Computers & Mobile Craft & Design Science
Compact cellphone microscope

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This novel approach to cellphone microscopy from Dr. Aydogan Ozcan from the University of California, Los Angeles, foregoes bulky lenses and magnifies electronically.

For this electronic system of magnification, inexpensive light-emitting diodes added to the basic cellphone shine their light on a sample slide placed over the phone’s camera chip. Some of the light waves hit the cells suspended in the sample, scattering off the cells and interfering with the other light waves.

Far From a Lab? Turn a Cellphone Into a Microscope [via picturephoning]

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2 thoughts on “Compact cellphone microscope

  1. If I understand the workings of these this can be done using:

    Use a led or laser diode with out lens, the led projects a cone of oriented light. When the cone of oriented light is projected against some semi-transparent substance (e.g. cells) a shadow is projected depending on the transparency of observed object. Now project that directly into the camera chip and you get the an amplified image.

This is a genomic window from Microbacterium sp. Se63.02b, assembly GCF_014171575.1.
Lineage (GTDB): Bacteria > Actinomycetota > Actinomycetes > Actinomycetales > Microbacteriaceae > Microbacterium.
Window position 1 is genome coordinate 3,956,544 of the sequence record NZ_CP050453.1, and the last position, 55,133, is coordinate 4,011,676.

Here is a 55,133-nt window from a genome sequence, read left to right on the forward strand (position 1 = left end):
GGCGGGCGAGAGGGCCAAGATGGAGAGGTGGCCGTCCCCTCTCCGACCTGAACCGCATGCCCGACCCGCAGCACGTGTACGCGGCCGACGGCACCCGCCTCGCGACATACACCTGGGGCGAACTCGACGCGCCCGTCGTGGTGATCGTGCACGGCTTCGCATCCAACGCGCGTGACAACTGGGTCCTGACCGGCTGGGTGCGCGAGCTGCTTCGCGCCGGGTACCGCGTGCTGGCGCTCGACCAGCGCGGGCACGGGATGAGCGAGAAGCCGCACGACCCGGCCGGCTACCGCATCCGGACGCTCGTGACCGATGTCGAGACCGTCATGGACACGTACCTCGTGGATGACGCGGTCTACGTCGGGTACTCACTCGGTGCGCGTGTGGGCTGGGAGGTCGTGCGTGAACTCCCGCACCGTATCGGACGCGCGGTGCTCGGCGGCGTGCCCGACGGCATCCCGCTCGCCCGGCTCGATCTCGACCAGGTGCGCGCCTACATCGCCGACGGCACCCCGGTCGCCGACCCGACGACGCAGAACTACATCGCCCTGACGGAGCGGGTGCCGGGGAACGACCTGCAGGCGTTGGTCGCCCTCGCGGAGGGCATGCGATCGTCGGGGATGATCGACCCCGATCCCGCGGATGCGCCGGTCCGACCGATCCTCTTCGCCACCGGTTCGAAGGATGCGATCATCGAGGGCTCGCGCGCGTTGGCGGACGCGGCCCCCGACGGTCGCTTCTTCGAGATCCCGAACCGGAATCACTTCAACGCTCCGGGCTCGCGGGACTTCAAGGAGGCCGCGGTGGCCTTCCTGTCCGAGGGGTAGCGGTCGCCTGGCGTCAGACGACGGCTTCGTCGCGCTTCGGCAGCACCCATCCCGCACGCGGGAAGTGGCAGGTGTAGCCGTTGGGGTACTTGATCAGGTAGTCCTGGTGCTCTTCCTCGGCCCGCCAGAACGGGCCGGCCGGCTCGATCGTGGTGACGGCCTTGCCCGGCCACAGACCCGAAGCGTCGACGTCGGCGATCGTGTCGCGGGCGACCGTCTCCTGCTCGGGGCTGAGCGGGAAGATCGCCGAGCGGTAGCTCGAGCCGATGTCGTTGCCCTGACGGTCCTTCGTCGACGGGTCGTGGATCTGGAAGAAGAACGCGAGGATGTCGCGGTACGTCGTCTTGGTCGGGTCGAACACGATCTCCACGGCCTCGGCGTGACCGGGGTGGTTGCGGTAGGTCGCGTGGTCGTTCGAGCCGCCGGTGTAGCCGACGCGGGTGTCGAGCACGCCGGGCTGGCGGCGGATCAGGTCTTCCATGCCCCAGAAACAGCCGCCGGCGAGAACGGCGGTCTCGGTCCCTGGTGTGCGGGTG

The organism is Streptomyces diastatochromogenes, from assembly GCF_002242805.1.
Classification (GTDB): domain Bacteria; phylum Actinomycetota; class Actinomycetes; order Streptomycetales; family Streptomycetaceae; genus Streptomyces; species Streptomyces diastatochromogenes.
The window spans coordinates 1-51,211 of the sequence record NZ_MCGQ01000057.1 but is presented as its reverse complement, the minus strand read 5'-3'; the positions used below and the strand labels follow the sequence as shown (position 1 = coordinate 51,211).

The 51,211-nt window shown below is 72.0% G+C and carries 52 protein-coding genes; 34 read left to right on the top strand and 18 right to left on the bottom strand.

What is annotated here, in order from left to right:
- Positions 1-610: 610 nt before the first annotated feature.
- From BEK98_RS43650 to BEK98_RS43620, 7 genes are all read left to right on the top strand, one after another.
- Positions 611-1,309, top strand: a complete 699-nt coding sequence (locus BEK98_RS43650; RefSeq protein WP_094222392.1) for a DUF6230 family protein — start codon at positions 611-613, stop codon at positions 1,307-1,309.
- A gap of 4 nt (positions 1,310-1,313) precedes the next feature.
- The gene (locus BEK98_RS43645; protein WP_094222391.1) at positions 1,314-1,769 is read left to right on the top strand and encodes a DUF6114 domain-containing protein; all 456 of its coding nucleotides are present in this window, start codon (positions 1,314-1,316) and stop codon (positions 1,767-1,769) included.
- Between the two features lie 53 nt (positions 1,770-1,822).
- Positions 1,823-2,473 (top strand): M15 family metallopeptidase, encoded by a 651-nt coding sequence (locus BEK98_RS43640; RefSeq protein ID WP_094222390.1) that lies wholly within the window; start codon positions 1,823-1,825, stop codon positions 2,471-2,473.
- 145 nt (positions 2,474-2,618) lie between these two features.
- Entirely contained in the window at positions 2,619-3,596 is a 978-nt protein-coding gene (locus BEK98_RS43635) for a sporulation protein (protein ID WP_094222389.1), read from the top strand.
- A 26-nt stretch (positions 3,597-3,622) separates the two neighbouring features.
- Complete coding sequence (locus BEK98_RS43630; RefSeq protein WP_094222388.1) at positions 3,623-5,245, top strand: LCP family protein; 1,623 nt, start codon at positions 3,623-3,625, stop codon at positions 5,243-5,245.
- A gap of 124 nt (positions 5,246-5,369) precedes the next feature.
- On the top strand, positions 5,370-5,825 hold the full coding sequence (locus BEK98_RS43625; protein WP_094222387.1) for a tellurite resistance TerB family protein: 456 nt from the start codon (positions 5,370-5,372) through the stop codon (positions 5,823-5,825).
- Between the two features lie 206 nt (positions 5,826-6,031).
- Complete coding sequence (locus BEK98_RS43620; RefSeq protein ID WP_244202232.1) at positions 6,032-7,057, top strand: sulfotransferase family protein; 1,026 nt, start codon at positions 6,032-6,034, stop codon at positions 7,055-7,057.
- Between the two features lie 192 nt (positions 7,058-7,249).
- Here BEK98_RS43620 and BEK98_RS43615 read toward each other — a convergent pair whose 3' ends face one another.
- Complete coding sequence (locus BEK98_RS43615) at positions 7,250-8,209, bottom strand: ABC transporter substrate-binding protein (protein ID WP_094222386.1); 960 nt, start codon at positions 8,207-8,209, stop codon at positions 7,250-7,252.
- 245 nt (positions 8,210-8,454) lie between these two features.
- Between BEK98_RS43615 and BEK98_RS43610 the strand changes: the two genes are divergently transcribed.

You can change amplification just by approaching the tip of the light cone (led) to the object being observed.

    I’ve tried this with a laser diode, but using one lens and projecting the result into a flat piece of white.

    The smaller the cone tip the bigest the possible amplification, so if you use one single lens, use the focal point, and move the focal point (cone tip) forward and backward approaching or moving away you can amplify or deamplify.

    Since the light coming from the led (laser) is oriented the projected light does not need focusing, or that or it is really an hologram that is being projected.

    The problem I found with the laser is that its monocolor … so only got red like objects, but I’d figure that using a white led would give the same result …

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